The music business conference hosted by the Music, Entertainment, Sports, and Art Law Association at New York Law School was excellent.
The first panel was a group of managers and agents who have all worked with top flight talent in the digital age, and they gave a very insightful talk on how the internet has changed the music industry for good, and how the old line record companies are basically history. They talked about the differences in how music is now marketed directly to the public, how the artists can have a much more direct relationship with their listeners, how the old fashioned "record deals" are now totally irrelevant, and how the record companies are no longer the "curators" of what music people can listen to.
There was consensus that the opportunities for giant, 10-milliion-album, "success stories", are now over, but the number of opportunities for artists to actually make a living being artists are greater.
They also said that although the old record labels are dying, the music industry taken as a whole is thriving and growing. One manager said that for a lawyer starting out in the entertainment business now, it's probably better never to have even seen an old fashioned recording agreement, because the way deals are being done today has no connection to those at all. He said the premium today is on creativity in lawyering.
The second panel, consisted of music industry pros, litigation lawyers, and transactional lawyers working in digital music. We discussed what the record industry was like before, how it reacted to Napster and to p2p file sharing, what the lawsuits have been like, where they are headed, and what the future holds in the music industry, what new licensing arrangements are being discussed, and their pros and cons.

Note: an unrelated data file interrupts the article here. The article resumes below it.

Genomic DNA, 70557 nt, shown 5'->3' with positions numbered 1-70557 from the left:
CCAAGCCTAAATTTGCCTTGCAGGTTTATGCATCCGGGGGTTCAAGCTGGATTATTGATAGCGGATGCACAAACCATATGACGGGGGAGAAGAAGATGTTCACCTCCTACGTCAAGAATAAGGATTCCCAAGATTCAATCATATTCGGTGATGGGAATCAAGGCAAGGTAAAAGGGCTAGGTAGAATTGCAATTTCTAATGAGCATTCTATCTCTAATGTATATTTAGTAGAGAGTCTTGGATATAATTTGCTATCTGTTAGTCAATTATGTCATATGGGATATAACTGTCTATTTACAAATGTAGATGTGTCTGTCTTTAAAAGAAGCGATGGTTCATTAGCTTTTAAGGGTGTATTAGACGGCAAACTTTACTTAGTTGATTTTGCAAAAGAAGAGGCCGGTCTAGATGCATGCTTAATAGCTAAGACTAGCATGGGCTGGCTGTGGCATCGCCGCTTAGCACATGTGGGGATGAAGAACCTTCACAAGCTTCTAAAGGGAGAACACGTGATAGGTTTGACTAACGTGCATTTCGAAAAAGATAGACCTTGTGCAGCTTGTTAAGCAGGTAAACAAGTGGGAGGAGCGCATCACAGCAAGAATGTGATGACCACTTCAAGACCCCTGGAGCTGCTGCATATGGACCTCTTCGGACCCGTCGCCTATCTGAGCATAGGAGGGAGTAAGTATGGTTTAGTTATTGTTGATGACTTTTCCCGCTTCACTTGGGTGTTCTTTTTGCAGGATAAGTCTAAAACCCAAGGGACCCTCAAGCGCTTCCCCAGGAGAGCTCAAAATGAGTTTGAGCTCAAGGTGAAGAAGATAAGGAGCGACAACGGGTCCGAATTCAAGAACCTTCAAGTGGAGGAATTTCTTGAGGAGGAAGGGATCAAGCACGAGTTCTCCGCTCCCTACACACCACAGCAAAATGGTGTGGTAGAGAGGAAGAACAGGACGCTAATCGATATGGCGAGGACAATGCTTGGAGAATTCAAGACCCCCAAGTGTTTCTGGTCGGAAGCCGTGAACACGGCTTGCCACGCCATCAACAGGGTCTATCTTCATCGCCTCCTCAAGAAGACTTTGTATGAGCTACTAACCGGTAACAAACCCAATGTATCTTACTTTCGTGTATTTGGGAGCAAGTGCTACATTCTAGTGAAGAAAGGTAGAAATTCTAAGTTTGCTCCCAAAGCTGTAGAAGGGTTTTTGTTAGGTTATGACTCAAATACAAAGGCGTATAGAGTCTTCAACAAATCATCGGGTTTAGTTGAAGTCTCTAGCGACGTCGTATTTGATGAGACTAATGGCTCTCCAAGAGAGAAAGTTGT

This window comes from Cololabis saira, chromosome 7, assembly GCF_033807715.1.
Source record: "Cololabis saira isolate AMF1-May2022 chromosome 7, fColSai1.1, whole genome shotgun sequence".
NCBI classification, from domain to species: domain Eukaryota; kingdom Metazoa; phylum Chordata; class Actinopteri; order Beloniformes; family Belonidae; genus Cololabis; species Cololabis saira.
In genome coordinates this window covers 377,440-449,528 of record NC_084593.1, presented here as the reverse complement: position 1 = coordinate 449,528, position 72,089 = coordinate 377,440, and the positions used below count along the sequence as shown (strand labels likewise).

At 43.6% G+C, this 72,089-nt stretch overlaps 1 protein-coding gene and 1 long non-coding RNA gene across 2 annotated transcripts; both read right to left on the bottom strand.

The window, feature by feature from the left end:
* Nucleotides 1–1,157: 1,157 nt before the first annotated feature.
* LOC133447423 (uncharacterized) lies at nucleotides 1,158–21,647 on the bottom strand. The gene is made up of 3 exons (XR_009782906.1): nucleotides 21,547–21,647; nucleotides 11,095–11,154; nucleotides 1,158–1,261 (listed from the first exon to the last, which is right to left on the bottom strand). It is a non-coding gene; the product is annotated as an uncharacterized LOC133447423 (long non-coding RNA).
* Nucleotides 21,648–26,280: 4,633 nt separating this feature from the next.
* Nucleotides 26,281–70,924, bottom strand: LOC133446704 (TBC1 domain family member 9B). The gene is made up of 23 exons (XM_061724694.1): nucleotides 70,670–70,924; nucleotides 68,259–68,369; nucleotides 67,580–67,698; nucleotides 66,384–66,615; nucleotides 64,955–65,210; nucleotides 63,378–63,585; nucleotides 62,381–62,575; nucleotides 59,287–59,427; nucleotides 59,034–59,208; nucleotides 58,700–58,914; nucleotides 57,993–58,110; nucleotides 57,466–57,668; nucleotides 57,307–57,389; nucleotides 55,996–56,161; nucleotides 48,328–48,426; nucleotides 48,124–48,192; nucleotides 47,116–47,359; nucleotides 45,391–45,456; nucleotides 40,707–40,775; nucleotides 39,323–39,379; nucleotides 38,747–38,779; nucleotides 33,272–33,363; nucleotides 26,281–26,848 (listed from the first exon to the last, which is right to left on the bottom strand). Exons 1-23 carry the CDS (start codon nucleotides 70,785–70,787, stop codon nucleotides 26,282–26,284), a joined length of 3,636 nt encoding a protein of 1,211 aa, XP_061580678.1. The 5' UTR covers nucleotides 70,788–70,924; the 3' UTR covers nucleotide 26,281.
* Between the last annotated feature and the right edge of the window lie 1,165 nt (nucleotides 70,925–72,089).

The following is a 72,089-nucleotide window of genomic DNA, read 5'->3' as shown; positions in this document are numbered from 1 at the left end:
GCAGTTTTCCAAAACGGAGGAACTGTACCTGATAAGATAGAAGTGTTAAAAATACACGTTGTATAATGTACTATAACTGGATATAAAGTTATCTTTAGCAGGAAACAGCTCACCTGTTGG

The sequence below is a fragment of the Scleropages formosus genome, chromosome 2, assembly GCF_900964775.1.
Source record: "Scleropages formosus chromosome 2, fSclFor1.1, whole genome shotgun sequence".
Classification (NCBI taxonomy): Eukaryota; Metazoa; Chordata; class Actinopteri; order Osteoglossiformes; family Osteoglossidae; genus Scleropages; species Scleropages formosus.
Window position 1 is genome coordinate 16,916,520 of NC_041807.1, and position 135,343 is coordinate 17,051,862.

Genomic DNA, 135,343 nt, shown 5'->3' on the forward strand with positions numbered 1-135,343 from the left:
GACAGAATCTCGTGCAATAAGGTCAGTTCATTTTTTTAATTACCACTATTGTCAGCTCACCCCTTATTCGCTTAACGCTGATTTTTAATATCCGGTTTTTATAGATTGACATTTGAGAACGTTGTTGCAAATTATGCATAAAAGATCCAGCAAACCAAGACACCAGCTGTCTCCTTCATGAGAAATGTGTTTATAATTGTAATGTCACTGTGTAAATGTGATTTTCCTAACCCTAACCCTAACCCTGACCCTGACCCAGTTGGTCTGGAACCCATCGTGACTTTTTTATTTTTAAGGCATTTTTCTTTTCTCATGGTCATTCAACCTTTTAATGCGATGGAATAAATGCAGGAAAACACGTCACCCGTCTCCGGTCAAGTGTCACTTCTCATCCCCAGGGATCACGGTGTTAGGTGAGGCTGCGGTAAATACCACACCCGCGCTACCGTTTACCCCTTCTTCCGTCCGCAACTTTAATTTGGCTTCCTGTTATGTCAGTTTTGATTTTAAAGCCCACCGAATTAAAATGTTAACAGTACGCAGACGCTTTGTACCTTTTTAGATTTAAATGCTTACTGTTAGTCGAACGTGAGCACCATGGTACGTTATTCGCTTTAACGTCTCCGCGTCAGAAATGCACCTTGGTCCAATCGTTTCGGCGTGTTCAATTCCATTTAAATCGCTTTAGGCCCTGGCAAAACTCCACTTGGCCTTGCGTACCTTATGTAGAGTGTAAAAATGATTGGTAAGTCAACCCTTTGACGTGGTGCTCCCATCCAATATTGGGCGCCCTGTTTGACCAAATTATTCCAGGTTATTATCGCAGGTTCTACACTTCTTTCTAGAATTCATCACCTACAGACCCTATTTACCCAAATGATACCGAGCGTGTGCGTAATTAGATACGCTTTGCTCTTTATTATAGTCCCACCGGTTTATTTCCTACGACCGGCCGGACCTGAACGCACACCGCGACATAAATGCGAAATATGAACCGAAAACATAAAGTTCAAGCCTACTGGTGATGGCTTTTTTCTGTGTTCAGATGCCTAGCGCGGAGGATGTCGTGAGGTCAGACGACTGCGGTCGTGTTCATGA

Our only problem was we didn't have enough time.
The panels consisted of the following participants:
PANEL 1 6-7 p.m.: Led by Adam Shore (Daily Swarm)
The Changing Roles of the Manager and Booking Agent
That Have Taken Place in the Last 5 Years
(1) David Bason, Stay Gold Records
(2) Andrew Goodfriend, TKO
(3) Veronica Gretton, Kurfirst Blackwell Entertainment*Freedom In Exile
(4) Marty Diamond, Paradigm
(5) Dawn Barger, Post Hoc Management
(6) Jeremy Holgersen, The Agency Group
(7) Brandon Schmidt, B23 Management
PANEL 2 7:15–8:15 p.m.: Led by Mason Weisz, Esq.
The Enforcement Regime Employed by the RIAA
to Crack Down on Infringers
(1) David Mazur, Esq., MasurLaw
(2) Steve Gordon, Steve Gordon, Esq.
(3) Ray Beckerman, Ray Beckerman, P.C.
(4) Maia Spilman, Maia Spilman, Esq.
(5) Adam Farrell, Beggars Group
(6) Adam Shore, Daily Swarm
(7) Mason Weisz, Esq., Hunton & Williams
(8) Richard A. Altman, Richard A. Altman, Esq.
For information on further events hosted by MESLA at New York Law School, contact Brian Daitzman President of MESLA Vice President of the Student Bar Association J.D. Candidate, 2010 email@example.com. (Interestingly, Brian -- in addition to being a law student -- is also the booking manager for Club NME at 152 Orchard Street, in Manhattan.... so he knows a thing or two about indie music.)
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